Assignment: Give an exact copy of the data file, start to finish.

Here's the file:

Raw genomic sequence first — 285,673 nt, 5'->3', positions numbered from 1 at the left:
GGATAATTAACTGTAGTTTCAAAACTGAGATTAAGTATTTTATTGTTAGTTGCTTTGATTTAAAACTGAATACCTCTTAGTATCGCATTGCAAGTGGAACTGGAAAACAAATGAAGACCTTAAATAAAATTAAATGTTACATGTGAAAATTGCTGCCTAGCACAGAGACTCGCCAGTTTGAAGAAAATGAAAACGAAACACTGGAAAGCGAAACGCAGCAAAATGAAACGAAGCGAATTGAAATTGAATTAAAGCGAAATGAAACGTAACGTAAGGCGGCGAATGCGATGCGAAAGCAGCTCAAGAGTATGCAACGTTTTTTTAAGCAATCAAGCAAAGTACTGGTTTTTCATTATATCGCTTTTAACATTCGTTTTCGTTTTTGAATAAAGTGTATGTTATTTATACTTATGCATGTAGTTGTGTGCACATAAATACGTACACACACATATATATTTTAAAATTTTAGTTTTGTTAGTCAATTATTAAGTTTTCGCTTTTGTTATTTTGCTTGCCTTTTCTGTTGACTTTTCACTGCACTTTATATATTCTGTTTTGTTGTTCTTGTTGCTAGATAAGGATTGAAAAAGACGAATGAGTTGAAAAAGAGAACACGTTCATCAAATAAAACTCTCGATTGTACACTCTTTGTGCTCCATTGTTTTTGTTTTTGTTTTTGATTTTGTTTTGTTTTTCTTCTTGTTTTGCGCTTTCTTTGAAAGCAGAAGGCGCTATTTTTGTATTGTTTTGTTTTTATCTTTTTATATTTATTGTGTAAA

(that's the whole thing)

Raw genomic sequence first — 285,673 nt, 5'->3', positions numbered from 1 at the left:
GGATAATTAACTGTAGTTTCAAAACTGAGATTAAGTATTTTATTGTTAGTTGCTTTGATTTAAAACTGAATACCTCTTAGTATCGCATTGCAAGTGGAACTGGAAAACAAATGAAGACCTTAAATAAAATTAAATGTTACATGTGAAAATTGCTGCCTAGCACAGAGACTCGCCAGTTTGAAGAAAATGAAAACGAAACACTGGAAAGCGAAACGCAGCAAAATGAAACGAAGCGAATTGAAATTGAATTAAAGCGAAATGAAACGTAACGTAAGGCGGCGAATGCGATGCGAAAGCAGCTCAAGAGTATGCAACGTTTTTTTAAGCAATCAAGCAAAGTACTGGTTTTTCATTATATCGCTTTTAACATTCGTTTTCGTTTTTGAATAAAGTGTATGTTATTTATACTTATGCATGTAGTTGTGTGCACATAAATACGTACACACACATATATATTTTAAAATTTTAGTTTTGTTAGTCAATTATTAAGTTTTCGCTTTTGTTATTTTGCTTGCCTTTTCTGTTGACTTTTCACTGCACTTTATATATTCTGTTTTGTTGTTCTTGTTGCTAGATAAGGATTGAAAAAGACGAATGAGTTGAAAAAGAGAACACGTTCATCAAATAAAACTCTCGATTGTACACTCTTTGTGCTCCATTGTTTTTGTTTTTGTTTTTGATTTTGTTTTGTTTTTCTTCTTGTTTTGCGCTTTCTTTGAAAGCAGAAGGCGCTATTTTTGTATTGTTTTGTTTTTATCTTTTTATATTTATTGTGTAAA